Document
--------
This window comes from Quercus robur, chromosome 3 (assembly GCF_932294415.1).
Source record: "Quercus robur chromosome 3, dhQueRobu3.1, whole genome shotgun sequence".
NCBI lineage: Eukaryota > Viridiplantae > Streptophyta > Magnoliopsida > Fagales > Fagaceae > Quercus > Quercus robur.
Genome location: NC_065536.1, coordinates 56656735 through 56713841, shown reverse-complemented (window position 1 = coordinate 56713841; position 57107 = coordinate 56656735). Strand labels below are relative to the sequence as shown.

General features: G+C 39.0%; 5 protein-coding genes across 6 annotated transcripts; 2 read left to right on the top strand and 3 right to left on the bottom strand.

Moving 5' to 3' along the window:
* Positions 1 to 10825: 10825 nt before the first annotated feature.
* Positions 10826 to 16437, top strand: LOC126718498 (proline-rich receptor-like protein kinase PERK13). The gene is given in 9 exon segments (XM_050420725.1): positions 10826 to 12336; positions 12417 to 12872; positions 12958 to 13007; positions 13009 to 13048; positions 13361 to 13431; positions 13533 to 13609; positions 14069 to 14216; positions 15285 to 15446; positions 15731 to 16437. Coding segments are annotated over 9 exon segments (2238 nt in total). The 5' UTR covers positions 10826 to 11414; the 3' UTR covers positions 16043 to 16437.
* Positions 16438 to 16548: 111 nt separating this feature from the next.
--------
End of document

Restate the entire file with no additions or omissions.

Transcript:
This window comes from Quercus robur, chromosome 3 (assembly GCF_932294415.1).
Source record: "Quercus robur chromosome 3, dhQueRobu3.1, whole genome shotgun sequence".
NCBI lineage: Eukaryota > Viridiplantae > Streptophyta > Magnoliopsida > Fagales > Fagaceae > Quercus > Quercus robur.
Genome location: NC_065536.1, coordinates 56656735 through 56713841, shown reverse-complemented (window position 1 = coordinate 56713841; position 57107 = coordinate 56656735). Strand labels below are relative to the sequence as shown.

General features: G+C 39.0%; 5 protein-coding genes across 6 annotated transcripts; 2 read left to right on the top strand and 3 right to left on the bottom strand.

Moving 5' to 3' along the window:
* Positions 1 to 10825: 10825 nt before the first annotated feature.
* Positions 10826 to 16437, top strand: LOC126718498 (proline-rich receptor-like protein kinase PERK13). The gene is given in 9 exon segments (XM_050420725.1): positions 10826 to 12336; positions 12417 to 12872; positions 12958 to 13007; positions 13009 to 13048; positions 13361 to 13431; positions 13533 to 13609; positions 14069 to 14216; positions 15285 to 15446; positions 15731 to 16437. Coding segments are annotated over 9 exon segments (2238 nt in total). The 5' UTR covers positions 10826 to 11414; the 3' UTR covers positions 16043 to 16437.
* Positions 16438 to 16548: 111 nt separating this feature from the next.